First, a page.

[Numbers: First of all the metric/decimal system seems to make sense because we have a decimal number system. This probably originated because humans have ten fingers on which to count. If we had 8 fingers we'd probably have an octal system. If we had flippers we'd have a binary system, etc. Some time around junior high school we have learned all the arithmetic there is to learn. (Arithmetic deals with numbers mathematics deals with concepts.) First we learn to count, then to add, after that we learn multiplication tables of one and sometimes two digit integers. With this knowledge we can multiply larger numbers and we can do fractions. Addition, subtraction, multiplication and division of fractions involves nothing more complicated than multiplication and division of integers. It is only when we get to long division that we are forced to do decimals.

Stuff: Systems of measurement are not abstract concepts, but ways of dealing with stuff. Stuff is so many inches long; we have so many liters or pounds of stuff. So systems of measurement are really about what we need to do with that stuff in the real world. This determines the accuracy we need. The lower limit of accuracy is how precise we need to be. For the carpenter this is about a mm or 1/16 sometimes 1/32 inch. For the machinist this is decimal mm or .001 inch. For the surveyor this is .1 foot. (Aha, decimals are not limited to the metric system!) But there is also an upper limit on what we need to measure. Tape measures longer than 30 feet are specialty tools. If we are making a journey of several kilometers (or kilometres; with two spellings and two pronunciation so much for metric consistency) we probably don't need meters. So why measure stuff? I measure stuff so I can cut or modify it, combine it or add to it, or divide it. Somewhere in this process I need to commit figures to working memory. With US units I can do almost any manipulation in my head without use of a calculator.

Example 1. What is (4' 4 7/16â€)/3 ? The process is this: 4'/3 is 1' plus 12â€/3 = 1' 4â€. Then 4â€/3 is 1â€ plus 1/3â€. So I have 1' 5 1/3â€. Now my accuracy is 1/16â€ so 1/3â€ is 5/15â€ which I round of to 5/16â€. 7/16â€/3 is approx. 2/16â€ So 5/16â€ plus 2/16â€ = 2/16â€ = 7/16â€. Answer 1' 5 7/16â€. I've just done that in my head to a 1/16â€ accuracy!

Within the US system we seldom use more than 2 units at a time. We wouldn't often talk about yards, feet, and inches or quarts, pints, cups and ounces. The smaller units are always fractions of the larger units.

Example 2. What is one fifth of 2 quarts 4 Â½ ounces. The process is this: 2 qt. = 64 oz.

Divided by 5 that's 12 4/5 oz. 4 Â½ oz. is 9/2 oz. Divided by 5 that's 9/10 oz. 12 4/5 oz. Is 12 8/10 oz. Add 9/10 oz. = 12 17/10 oz = 13 7/10 oz. So 7/10 oz = 21/30 oz = approx. 20/32 oz. = 5/8 oz. So the answer is 13 5/8 oz. Doing this in my head I'm off by only .075 oz!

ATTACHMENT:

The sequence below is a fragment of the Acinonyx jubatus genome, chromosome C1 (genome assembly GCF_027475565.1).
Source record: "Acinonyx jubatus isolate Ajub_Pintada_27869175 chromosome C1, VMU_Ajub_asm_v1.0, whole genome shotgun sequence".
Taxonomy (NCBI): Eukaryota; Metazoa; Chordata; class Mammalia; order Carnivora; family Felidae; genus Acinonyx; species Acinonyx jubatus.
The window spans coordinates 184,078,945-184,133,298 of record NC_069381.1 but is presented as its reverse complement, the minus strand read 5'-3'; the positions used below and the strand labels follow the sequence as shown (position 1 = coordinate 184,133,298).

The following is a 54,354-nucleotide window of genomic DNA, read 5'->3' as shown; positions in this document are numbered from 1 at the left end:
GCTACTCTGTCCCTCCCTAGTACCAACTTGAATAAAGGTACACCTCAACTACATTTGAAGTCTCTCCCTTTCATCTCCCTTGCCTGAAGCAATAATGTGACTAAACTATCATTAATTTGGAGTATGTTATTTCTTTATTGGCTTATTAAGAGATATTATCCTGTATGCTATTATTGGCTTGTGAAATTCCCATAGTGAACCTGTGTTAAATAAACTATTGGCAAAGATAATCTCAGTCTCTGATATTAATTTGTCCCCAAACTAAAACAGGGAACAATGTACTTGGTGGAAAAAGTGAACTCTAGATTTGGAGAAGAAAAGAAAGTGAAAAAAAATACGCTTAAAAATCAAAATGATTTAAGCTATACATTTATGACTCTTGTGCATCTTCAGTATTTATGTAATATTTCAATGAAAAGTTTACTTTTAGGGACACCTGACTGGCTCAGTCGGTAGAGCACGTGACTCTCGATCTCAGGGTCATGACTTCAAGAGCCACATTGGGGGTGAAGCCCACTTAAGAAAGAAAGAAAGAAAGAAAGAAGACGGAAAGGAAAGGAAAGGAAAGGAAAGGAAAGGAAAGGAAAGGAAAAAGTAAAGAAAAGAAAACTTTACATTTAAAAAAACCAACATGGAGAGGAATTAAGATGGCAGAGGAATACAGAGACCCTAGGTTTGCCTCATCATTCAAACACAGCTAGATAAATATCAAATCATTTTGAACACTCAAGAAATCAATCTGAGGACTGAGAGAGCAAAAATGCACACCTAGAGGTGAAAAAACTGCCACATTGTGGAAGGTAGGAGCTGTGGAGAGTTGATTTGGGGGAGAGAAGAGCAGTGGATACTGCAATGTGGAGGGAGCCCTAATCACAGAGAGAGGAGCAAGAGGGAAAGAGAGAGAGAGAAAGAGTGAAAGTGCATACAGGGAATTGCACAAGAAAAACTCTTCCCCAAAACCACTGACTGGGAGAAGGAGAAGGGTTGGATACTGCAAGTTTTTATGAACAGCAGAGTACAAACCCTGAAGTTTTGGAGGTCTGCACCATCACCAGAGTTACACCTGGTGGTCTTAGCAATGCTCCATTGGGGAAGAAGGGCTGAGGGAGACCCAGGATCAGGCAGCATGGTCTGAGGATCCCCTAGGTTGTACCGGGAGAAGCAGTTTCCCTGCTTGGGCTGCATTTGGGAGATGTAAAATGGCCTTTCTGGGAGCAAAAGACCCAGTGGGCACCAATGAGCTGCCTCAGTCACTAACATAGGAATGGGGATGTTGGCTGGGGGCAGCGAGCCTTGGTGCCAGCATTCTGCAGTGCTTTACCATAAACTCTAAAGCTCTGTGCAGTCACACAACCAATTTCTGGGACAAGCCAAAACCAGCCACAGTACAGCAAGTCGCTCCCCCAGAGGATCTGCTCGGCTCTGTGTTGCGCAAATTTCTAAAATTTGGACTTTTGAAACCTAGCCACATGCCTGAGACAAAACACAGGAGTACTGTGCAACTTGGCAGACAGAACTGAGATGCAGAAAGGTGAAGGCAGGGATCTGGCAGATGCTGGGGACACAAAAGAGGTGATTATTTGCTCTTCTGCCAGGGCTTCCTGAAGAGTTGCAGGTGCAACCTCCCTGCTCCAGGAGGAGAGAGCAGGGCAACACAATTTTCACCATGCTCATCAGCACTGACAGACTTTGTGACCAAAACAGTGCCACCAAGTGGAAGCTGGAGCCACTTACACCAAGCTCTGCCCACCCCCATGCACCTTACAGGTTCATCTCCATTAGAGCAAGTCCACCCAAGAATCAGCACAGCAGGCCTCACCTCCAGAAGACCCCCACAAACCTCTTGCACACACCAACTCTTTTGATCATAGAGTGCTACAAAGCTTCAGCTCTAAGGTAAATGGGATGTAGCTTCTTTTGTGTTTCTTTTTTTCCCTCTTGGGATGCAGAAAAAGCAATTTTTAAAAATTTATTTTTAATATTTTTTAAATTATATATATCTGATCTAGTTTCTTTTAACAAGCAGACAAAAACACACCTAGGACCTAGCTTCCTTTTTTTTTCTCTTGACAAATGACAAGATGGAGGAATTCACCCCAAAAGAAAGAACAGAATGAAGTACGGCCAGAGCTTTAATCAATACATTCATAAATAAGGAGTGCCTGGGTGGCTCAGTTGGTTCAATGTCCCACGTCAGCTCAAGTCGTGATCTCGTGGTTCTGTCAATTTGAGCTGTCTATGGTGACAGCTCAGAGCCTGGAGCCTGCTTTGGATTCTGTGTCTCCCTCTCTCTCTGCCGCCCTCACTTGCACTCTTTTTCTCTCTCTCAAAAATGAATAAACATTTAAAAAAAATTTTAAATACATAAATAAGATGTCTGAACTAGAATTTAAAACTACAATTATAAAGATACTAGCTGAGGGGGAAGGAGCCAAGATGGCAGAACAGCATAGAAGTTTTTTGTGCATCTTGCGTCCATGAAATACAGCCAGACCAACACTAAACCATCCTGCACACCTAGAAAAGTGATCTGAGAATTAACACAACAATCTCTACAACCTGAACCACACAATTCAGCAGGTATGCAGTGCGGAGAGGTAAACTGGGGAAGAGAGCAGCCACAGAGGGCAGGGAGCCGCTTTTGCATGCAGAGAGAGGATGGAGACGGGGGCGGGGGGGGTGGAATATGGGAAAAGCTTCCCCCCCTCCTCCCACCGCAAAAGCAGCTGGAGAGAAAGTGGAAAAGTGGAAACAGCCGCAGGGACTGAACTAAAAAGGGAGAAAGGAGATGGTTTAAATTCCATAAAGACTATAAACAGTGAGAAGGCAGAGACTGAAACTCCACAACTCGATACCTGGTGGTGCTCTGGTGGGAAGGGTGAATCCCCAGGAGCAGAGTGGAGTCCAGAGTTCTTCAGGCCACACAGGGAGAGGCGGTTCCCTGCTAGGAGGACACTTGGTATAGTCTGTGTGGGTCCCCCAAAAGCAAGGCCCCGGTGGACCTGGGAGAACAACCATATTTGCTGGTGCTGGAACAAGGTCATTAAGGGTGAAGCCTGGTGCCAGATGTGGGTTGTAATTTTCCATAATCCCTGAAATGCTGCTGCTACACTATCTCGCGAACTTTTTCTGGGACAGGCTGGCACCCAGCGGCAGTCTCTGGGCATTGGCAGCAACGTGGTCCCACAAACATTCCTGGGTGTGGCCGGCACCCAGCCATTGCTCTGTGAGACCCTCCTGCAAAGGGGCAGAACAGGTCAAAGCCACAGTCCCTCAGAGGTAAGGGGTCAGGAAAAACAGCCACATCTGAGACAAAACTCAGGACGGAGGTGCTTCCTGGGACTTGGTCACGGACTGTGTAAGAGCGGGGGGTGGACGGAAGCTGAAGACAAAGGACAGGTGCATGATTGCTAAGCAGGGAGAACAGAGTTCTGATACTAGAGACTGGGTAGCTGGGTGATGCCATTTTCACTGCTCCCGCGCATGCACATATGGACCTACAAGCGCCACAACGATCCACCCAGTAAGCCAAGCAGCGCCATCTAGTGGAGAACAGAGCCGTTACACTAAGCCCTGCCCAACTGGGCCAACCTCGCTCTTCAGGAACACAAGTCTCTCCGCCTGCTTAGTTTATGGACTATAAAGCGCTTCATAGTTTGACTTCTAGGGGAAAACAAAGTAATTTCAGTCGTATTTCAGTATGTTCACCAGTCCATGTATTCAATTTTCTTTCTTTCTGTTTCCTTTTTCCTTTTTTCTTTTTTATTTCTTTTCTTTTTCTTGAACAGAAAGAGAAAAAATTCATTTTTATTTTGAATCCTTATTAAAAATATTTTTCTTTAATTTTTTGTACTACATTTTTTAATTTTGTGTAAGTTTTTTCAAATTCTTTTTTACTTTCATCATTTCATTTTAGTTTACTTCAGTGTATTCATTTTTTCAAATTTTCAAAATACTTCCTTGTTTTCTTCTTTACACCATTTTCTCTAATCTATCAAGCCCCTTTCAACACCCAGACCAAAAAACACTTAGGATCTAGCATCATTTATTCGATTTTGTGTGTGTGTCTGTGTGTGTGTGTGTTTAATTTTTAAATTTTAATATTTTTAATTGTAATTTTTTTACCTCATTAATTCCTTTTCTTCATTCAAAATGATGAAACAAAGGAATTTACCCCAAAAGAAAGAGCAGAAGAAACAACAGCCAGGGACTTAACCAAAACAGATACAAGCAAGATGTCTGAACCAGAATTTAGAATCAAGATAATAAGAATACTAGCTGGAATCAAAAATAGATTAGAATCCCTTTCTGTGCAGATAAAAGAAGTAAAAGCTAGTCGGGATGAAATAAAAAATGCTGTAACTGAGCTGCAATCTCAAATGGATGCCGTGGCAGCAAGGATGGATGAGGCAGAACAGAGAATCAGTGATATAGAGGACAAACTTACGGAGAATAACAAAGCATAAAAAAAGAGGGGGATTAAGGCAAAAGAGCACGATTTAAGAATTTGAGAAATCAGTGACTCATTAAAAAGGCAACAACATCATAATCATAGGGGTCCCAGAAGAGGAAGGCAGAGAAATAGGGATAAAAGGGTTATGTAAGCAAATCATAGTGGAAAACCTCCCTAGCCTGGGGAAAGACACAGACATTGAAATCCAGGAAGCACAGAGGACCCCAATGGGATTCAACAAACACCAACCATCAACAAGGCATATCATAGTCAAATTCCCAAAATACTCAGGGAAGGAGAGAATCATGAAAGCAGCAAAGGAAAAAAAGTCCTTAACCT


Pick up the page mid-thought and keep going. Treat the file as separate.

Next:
I can't do decimal long division in my head.

Three and powers of two: Usually I manipulate stuff in powers of two, repeatedly doubling it or dividing it. I do this most easily with integer units or fractions which are expressed in integers. I divide or multiply by three much more often than by five or ten. Which brings this discussion to the number 12 (= 2x2x3 = 2x6 = 3x4) often a more useful number than 10.

Units that seem arbitrary may not be. 1 mile = 1760 yards = 5280 feet. This makes more sense when you think that 1/2 mile is 880 yards; Â¼ mile is 440 yards (Remember that from track.); 1/8 mile is 110 yards; 1/16 mile is 55 yards. 1/3 mile is 1760 feet. 1/12 mile is 440 feet etc.

1 foot is 12 inches which can be divided by 3 and repeatedly by 2 when we allow fractions of an inch.

2 tablespoons = 1 ounce. 8 ounces = a cup. 2 cups = 1 pint. 2 pints = 1 quart. 4 quarts = 1 gallon. When you throw in a teaspoon you have thirds as well.

Ounces and pounds are powers of 2.

Often in the US system only one unit is used at a time; smaller quantities are expressed as fractions of that unit.

Human Scale: The metric system represents a dehumanization of measurement. An inch is based on the human finger, a foot on the foot, a yard on an arm or a pace. I can pace off yards but not meters. A meter was one ten-millionth of the distance from the pole to the equator, but is now the distance traveled by light in a vacuum in 1/299,792,458 second. I sure can't relate to that. Metric volumes relate to the meter. Metric weights relate to volumes of water. Metric temperatures relate to boiling and freezing water. Fahrenheit temperatures relate to the normal limits of human experience. Temperatures below zero or above 100 are extremes. Human sensitivity to temperature is so acute that it needs fractions of a metric degree.

We can use both: I cook a lot. I use both metric and US units. The difference between a quart and a liter is negligible. I like metric weights. My scale can use either. Metric translation of US recipes almost always use grams and milliliters; recipes from metric countries use more humanized units. Spanish cookbooks for instance use 3 kinds of spoons, soup spoons, dessert spoons, and coffee spoons. Metric liquor bottles come in two different regional sizes 750ml or 75cl. (My American English spell-checker likes750ml but not 75cl???)

I never met a dope dealer who couldn't instantly convert between metric and US weights.

Enough of my nonsense.